The fact that the clause in question is valid and enforceable does not mean, however, that defendant's motion to dismiss pursuant to Fed.R.Civ.P. 12(b)(3) for improper venue must be granted. To the contrary, the bankruptcy court remains a "proper venue." Bremen, was simply the first time the Court had enforced a forum selection clause, rejecting ancient notions that such clauses were improper attempts to divest a court of jurisdiction. As Judge Posner has noted, "in the bad old days, invoking a forum selection clause as a ground for dismissal of a suit brought in violation of the clause was considered an improper effort to `oust' the court's jurisdiction." Northwestern National Ins. Co. v. Donovan, 916 F.2d 372, 375 (7th Cir. 1990) (citing Bremen, 407 U.S. at 9-12). The use of such clauses not to defeat the court's jurisdiction, but instead to defend jurisdiction was treated much more leniently (despite the result of divesting another court's jurisdiction), because of the analogy to a party's ability to waive any objections to venue and personal jurisdiction. Id. at 376. According to Judge Posner, "[a]ll this nonsense was swept away by Bremen." Id.

Bremen, however, was an admiralty case, and the forum selected by the parties was London, England. Once the court determined that the clause was enforceable, the only way to enforce it was by dismissal for forum non conveniens, which was the basis of the original motion to dismiss. Bremen, 407 U.S. at 4. Transfer to London under § 1404(a) was obviously not available. Nothing in Bremen indicates that venue was "improper" in the original forum. Indeed, as Judge Posner [ Page 4]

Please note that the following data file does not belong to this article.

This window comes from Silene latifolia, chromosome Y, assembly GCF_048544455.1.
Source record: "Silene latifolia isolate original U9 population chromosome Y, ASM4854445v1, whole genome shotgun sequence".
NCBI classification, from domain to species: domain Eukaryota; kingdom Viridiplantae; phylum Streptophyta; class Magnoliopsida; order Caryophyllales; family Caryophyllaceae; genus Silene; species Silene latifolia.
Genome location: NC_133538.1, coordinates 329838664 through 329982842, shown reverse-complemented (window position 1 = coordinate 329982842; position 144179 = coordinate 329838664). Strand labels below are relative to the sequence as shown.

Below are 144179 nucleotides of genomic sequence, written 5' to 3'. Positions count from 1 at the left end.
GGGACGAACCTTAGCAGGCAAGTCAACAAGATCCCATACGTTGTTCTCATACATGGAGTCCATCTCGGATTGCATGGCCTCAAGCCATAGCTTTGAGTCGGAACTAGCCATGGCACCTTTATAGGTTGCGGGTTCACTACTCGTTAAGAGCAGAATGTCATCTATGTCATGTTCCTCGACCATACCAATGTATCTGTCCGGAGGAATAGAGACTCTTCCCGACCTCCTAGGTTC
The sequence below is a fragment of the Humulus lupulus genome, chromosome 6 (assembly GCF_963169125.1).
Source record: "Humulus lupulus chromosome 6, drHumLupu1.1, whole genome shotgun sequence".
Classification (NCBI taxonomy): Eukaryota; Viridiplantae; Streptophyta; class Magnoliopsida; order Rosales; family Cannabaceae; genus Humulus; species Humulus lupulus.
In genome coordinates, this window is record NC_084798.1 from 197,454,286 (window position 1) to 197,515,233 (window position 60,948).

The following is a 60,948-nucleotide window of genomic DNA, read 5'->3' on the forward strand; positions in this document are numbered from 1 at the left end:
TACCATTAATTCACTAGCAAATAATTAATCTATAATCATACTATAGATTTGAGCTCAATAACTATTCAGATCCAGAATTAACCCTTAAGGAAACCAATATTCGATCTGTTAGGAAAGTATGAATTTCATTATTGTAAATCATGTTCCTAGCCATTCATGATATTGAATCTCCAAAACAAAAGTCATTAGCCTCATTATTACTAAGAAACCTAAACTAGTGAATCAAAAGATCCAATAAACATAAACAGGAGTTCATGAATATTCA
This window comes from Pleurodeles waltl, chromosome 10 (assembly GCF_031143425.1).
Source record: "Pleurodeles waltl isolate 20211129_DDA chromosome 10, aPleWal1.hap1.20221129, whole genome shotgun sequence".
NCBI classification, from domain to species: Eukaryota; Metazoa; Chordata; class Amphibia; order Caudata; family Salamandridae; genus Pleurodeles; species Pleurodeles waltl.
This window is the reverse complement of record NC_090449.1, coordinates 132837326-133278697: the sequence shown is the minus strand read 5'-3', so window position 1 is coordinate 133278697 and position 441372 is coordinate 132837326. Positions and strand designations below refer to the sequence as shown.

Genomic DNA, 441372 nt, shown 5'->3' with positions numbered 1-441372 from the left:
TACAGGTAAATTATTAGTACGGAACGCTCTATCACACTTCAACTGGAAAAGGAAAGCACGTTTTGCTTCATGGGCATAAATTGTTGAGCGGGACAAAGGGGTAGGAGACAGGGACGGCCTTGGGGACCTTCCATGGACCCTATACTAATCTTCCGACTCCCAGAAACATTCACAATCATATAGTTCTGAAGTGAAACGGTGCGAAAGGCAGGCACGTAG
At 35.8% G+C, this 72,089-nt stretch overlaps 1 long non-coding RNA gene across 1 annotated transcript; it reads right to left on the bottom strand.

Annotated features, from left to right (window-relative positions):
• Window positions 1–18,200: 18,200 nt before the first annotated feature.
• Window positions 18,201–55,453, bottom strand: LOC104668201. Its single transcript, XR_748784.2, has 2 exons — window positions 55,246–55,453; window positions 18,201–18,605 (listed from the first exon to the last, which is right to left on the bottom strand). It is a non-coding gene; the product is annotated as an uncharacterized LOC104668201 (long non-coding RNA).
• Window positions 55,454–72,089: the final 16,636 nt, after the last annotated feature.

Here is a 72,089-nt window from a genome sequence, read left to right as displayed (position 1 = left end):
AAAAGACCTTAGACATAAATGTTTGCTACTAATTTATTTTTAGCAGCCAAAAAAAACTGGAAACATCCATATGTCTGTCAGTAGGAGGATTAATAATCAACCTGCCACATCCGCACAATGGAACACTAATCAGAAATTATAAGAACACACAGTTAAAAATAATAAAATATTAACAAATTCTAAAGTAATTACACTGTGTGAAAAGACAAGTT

stated, the notion that the forum selection clause "ousted" jurisdiction or venue of the court was rejected. Thus, as the bankruptcy court correctly held, the existence of the valid forum selection clause in the instant case does not itself render venue improper and, because venue is otherwise proper under 28 U.S.C. § 1391, the motion to dismiss under Fed.R.Civ.P. 12(b)(3) was correctly denied. See Stewart Org., Inc. v. Ricoh Corp., 487 U.S. 22, 29 n. 8 (1988) (motion to dismiss under 28 U.S.C. § 1406(a) based on valid forum selection clause was properly denied because venue was proper under 28 U.S.C. § 1391(c)).

That leaves defendant's alternative motion to transfer venue pursuant to § 1404(a) for the convenience of parties and witnesses, in the interest of justice. This court reviews the bankruptcy court's decision on a § 1404(a) transfer motion under an abuse of discretion standard. Heller, 883 F.2d at 1293. In Stewart, the Supreme Court held that the existence of a valid forum selection clause "which represents the parties' agreement as to the most proper forum, should receive neither dispositive consideration (as respondent might have it) nor no consideration (as Alabama law might have it), but rather the consideration for which Congress provided in § 1404(a). Stewart 487 U.S. at 31. Because § 1404(a) directs a district court to take account of factors other than those that bear solely on the parties' private ordering of affairs, "[i]t is ...